I walked out to the kitchen and saw an unusual sight: my son reading an article from the newspaper all spread out on the breakfast bar; he was entranced. What the heck? My son and I typically avoid the newspaper to preserve mental health. My son has reached a milestone: he hasn't talked about dragons in more than a week at least, although he still likes to lay in his room gazing at his dragon drawings lining his bedroom walls. Rather than a single-minded focus on the mythical, his mind now is literally 120 trillion miles away, on a newly discovered planet, known indescribably as GL-581c until more can be learned about it. It's an exciting discovery because the average temperature of this planet is comparable to ours, and thus holds promise for its potential to harbor life. The planet, one and half times the diameter of earth, orbits a small sun known as a red dwarf (Gliese 581) which is of of the closest stars to our own sun at a mere 20.5 light years away.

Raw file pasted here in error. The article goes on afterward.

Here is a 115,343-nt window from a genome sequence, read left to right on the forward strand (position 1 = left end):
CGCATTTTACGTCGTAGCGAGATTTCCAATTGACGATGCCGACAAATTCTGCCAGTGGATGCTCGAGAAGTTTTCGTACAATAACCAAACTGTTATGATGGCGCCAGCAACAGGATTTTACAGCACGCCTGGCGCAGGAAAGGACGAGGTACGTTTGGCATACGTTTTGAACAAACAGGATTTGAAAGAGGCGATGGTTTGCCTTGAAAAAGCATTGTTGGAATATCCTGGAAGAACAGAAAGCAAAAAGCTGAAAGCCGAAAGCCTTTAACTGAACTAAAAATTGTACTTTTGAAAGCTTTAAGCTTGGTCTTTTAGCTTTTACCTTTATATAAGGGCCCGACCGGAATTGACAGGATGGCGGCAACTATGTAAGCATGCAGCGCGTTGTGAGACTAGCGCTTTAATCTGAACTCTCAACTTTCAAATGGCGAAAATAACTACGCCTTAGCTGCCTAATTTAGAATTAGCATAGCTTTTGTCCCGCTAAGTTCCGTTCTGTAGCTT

Scientists have no clue yet what kind of atmosphere envelopes this planet, it could be thick gaseous acid haze that turns our skin to glue. It might even have frozen water at its core. The view from the space station would be interesting: the red dwarf sun is smaller, cooler, and closer than our own--more dimly lit, so it might appear as a large luminous red ball dominating the foreground of the atmosphere. The gravitational pull is stronger, so you'd weigh more--a disconcerting thought if you don't already like the numbers on the scale. My son thinks we need to figure out how to get here, before we pollute our earth to doomsday. I pointed out that it would take more than a life time to reach this planet, even if it did hold potential for human habitation. He thinks we better get busy developing a time machine to get over this little hurdle. I told him I think he needs to study his math if he wants to be part of lofty scientific conquests, though...it never hurts to dream a little.